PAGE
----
However, the first partial results are already available and they involve, for instance, the aforementioned p53 protein – the guardian of the genome, which is linked to the ageing of organisms. When comparing p53 in the Greenland shark and other organisms, it turned out that they differ specifically in the area of the so-called L2 loop, by which the protein binds to DNA.
But there are additional proteins found in the bodies of animals that can influence the ageing process. “Curiously, the sequences of some of the proteins are very similar in both sharks and humans. Others are unexpectedly disparate to a large degree. This is evident, for instance, in one of the proteins responsible for ageing – the H2AX protein,” Brázda explains. The H2AX proteins of the shortfin mako shark and humans are relatively similar, while the Greenland shark differs from them both.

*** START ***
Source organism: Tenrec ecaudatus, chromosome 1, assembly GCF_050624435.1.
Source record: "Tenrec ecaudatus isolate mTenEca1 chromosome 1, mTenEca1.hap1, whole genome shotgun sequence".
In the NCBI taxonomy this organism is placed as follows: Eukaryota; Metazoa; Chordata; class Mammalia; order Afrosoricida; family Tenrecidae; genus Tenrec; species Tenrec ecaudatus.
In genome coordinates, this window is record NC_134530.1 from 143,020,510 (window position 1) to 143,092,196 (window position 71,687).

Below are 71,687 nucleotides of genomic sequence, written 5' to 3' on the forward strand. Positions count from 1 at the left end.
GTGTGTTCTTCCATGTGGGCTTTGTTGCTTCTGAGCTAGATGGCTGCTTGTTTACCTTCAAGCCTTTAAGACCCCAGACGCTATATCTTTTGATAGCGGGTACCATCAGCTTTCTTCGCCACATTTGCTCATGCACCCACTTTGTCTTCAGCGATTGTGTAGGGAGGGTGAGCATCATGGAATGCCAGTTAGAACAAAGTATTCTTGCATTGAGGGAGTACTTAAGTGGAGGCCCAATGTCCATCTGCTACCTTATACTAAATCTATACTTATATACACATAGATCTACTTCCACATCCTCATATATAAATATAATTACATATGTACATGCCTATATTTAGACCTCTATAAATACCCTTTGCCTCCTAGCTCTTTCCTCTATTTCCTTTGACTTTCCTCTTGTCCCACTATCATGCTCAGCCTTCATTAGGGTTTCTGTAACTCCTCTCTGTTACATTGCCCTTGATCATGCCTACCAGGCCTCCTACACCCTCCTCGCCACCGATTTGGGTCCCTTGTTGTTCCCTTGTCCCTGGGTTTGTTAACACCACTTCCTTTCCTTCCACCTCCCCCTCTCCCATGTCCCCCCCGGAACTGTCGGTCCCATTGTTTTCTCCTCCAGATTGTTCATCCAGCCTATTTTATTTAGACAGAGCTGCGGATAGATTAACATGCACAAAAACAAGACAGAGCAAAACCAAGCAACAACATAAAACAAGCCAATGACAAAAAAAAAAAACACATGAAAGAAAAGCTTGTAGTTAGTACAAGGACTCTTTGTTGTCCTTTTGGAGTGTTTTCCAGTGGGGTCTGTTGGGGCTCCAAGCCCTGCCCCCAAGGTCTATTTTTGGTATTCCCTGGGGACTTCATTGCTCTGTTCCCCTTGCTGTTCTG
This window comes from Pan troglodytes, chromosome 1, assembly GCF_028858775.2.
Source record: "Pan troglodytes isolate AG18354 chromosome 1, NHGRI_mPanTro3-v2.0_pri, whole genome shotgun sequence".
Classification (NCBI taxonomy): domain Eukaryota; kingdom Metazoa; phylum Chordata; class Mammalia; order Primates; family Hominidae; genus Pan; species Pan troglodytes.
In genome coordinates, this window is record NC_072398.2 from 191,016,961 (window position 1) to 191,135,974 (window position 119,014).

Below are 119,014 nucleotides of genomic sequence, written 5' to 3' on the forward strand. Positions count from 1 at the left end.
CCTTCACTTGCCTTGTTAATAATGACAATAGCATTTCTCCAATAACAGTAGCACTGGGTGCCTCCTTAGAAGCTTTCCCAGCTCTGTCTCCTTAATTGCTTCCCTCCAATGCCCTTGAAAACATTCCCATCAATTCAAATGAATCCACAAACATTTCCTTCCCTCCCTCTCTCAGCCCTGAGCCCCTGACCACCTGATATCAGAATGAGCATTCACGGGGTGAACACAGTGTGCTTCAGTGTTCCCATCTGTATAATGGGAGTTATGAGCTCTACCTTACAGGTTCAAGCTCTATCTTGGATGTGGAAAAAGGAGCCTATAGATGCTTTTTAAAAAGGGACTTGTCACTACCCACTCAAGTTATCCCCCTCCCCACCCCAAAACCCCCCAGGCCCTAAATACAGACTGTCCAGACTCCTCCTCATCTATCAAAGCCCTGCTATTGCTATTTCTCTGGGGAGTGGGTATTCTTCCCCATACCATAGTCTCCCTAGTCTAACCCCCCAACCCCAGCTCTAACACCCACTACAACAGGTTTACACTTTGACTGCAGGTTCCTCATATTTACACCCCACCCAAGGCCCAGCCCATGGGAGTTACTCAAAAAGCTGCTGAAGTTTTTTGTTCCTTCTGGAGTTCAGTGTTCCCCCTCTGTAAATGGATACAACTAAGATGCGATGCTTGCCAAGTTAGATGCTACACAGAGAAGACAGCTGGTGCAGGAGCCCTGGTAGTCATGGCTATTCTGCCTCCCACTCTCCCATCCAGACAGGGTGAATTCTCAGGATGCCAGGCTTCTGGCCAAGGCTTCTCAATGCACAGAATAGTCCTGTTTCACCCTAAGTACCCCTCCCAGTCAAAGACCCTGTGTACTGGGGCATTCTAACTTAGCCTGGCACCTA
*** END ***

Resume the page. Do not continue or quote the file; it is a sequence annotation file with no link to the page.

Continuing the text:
Since the genome of the Greenland shark has never been studied in such detail before, the work of Brázda’s team is yielding unique and innovative results. The researcher plans to write these up in the form of a scientific paper and have it published. At the same time, he intends to return to Iceland to try to obtain a fresh DNA sample of the Greenland shark. Together with colleagues from the Faculty of Science at the University of Ostrava, he is now preparing an application for a larger international project with this objective.